Novel update 3: what to do when you feel blue about your writing

Well, it’s done. A fortnight to spare and I’ve finished. What an anticlimax. I suppose I knew it would feel like this, that there would be a lull. I’ve been working so hard, and now what do I do? I feel a bit deflated and lost. I was meant to go for a celebration cocktail but sort of can’t be bothered. It’s not just that though. I’ve always known that finishing the first draft was only the first part of the journey. It’s probably a third or even a quarter of the work once you’ve taken into account multiple red its or rewrites then all the work of either finding an agent/publisher or self-publishing. Now that the first draft is finished there’s another whole ocean to cross. But I’m not ready to start on that yet, it needs time to settle. What I’ve written has too much connection and crossover with real life and I can’t yet look at it with the distance required to make the best artistic decisions. Actually I’m not sure that will ever be possible. For me this novel was, more than anything, me proving to myself that I can actually write a book, can get to the end of it. It’s terrible, possibly irredeemable. And I’m kind of ok with that. But I still expected to feel a bit more pride or pleasure at finishing the first draft. After all, how many people say they’d love to write but never actually get to the end of anything? I think this is part of the creative cycle. Ending (even temporarily) a project that you’ve been...

Novel update 2: falling in love with writing

It happened as I woke up one morning in early December a few years ago. I stretched across the bed, and as I opened my eyes I knew something was different. It was subtle, not something I could explain or locate, but it changed everything. ‘Is this it?’ I asked myself. Not ‘Is this it?’ in horror, but ‘is this what people are talking about?’. A second later the rest of my brain caught up, and I realised I was in love. It was a bit of a shock. I had that feeling again, that dislocating moment of recognition, only last week. At the start of March I quit my job and came to Bali for a couple of months to write, and it’s been wonderful. Wonderful, but scary. I’ve wrestled with writing for years, desperate to be a writer but not really believing I could, and to give up my life and job security could have been a really bad move. It hasn’t been easy. I’ve spent days resisting writing as hard as I could, feeling useless because I can’t (or rather, won’t) just start writing, crippled by procrastination and fear. But leaving my normal life and committing to writing fully has made a huge difference, and those wonderful days when I lose myself in the story happen just as often as the bad days. All I can think when I come out of the zone is, ‘isn’t this brilliant?’. Then that question slipped into my head again. ‘Is this it? Is this what people are talking about?’, and just like that I fell in love with writing...

Novel update 1: I’ve started!

Well. It’s finally started.   Every large piece of writing I’ve ever finished has been terrible. I mean both in terms of quality and writing experience. I love writing but have somehow turned long fiction into a massive drama and go through week after week of agonising struggle to get through it.   Actually I seem to have made my entire life more of a struggle than it needs to be. But I’ve recently discovered the power of planning, realised that it doesn’t have to be confined to academic essays. Who knew that when you aimed at something and make a map of how to get there it was easier?!   Well, duh.   Seriously though, it’s been a bit revolutionary. I’ve stopped drifting along wondering what to do next and made a plan for something. It almost doesn’t matter if it’s not quite right because you learn more about what might be right for you that way than by sitting at home letting the sofa suck your soul away. Anyway. That’s a roundabout way of saying I decided to actually plan my novel. That took a good 2 weeks, although it isn’t really finished yet. I had intended to work harder and have it done in a week, but when you get to certain stages your brain needs to let things simmer and settle a bit, so I allowed myself a break. And I wanted to go to the beach… How long this stage takes depends very much on how much research you do, but once you get to the point of sorting and shaping the information, it’s...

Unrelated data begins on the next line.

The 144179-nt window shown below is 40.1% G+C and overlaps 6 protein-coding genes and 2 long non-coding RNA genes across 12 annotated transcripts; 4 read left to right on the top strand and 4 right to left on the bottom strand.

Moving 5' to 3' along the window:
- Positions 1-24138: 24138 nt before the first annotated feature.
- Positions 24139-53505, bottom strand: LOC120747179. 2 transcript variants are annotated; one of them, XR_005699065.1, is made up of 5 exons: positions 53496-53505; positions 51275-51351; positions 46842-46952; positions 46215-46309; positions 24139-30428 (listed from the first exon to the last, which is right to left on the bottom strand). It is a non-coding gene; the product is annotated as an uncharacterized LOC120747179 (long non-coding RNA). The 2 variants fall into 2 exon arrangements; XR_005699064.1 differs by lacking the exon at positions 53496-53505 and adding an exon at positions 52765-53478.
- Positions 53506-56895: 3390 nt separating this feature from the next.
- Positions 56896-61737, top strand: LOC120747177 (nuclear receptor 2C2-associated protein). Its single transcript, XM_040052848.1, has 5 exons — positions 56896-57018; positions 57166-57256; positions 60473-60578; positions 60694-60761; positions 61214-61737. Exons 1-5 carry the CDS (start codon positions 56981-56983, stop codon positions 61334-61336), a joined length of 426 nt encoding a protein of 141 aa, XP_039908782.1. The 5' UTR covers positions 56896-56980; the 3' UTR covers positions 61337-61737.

My Challenge: A Novel In 3 Months

I’ve quit my day-job and moved to Bali for 3 months. Cool, huh? It’s not a holiday though. I’m finally taking my writing dreams seriously. I want to come back having written a novel. This time is the best gift I could ever give myself, and I’m terrified and exhilarated in equal measure.   I want to have completed this by the end of June.   I did think about making this novel-writing a big Urban Writers challenge. It’s a programme I’ve wanted to run for ages, to help people get their novels actually completed. But this time I think I need to do it first and to give myself this time because I know from the Get Writing! Bootcamp that these things are a lot of work and I’ve spend the last 3 years using the writing retreat business as an excuse to avoid the scary writing. And the novel has to be more important at this stage. But I’ll do something next time.   It’s important not to do these things alone. So I’m using the following tools:   A book called Nail Your Novel by Roz Morris. I’m one of those people who likes to be told what to do so I don’t spend ages dithering over every decision then wondering if I’m doing it wrong. So being given a structure, not for the book itself, but a roadmap to the writing process is tremendously helpful. My job is to just follow the tasks in order, regardless of self-doubt.   The Urban Writers’ Playground. This started when someone suggested that I could do writing retreats online,...